Mechanical Ventilation Supply and Options for the COVID-19 Pandemic: Leveraging All Available Resources for a Limited Resource in a Crisis

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Mechanical Ventilation Supply and Options for the COVID-19 Pandemic: Leveraging All Available Resources for a Limited Resource in a Crisis


JournalAnnals of the American Thoracic Society
Article typeJournal research article – Clinical research
Publication date – Nov – 2020
Authors – Mohammad Dar, Lakshmana Swamy , Daniel Gavin , and Arthur Theodore
Keywordscovid-19, limited resources, Mechanical ventilation, Supply
Open access – Yes
SpecialityCritical care
World region Global

Language – English
Submitted to the One Surgery Index on December 16, 2020 at 11:56 am
Abstract:

The novel Coronavirus disease (COVID-19) has exposed critical supply shortages both in the United States and worldwide including those in ICU and hospital bed supply, hospital staff, and mechanical ventilators. Many of those critically ill have required days to weeks of supportive mechanical invasive ventilation (MV) as part of their treatment. Previous estimates set the US availability of mechanical ventilators at approximately 62,000 full-featured ventilators, with 98,000 non-full featured devices (including non-invasive devices). Given the limited availability of this resource both in US and in low- and middle-income countries, we provide a framework to approach the shortage of MV resources. Here we discuss evidence and possibilities to reduce overall MV needs, strategies to maximize the availability of MV devices designed for invasive ventilation, the literature underlying methods to create and fashion new sources of potential ventilation that are available to hospitals and front-line providers, and discuss the staffing needs necessary to support MV efforts. The pandemic has already pushed cities like New York and Boston well beyond previous ICU capacity in its first wave. As hotspots continue to develop around the country and the globe, it is evident that issues may arise ahead regarding the efficient and equitable use of resources. This unique challenge may continue to stretch resources and require care beyond previously set capacities and boundaries. The approaches presented here provide a review of the known evidence and strategies for those at the front-line facing this challenge.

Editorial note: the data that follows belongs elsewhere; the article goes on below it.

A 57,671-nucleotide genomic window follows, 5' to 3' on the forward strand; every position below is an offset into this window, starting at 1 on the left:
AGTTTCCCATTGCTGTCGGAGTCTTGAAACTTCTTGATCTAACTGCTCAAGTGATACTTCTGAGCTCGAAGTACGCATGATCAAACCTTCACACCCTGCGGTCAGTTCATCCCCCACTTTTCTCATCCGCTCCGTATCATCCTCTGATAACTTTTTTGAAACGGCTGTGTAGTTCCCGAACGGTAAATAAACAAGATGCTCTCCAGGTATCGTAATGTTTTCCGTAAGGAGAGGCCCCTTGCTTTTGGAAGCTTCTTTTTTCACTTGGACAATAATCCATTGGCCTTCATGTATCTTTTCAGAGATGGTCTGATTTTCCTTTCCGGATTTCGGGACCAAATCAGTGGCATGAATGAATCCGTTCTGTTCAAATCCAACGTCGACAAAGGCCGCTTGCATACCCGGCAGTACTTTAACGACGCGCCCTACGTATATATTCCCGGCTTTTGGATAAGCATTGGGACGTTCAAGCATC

OSI Number – 20812
PMID – 33202144

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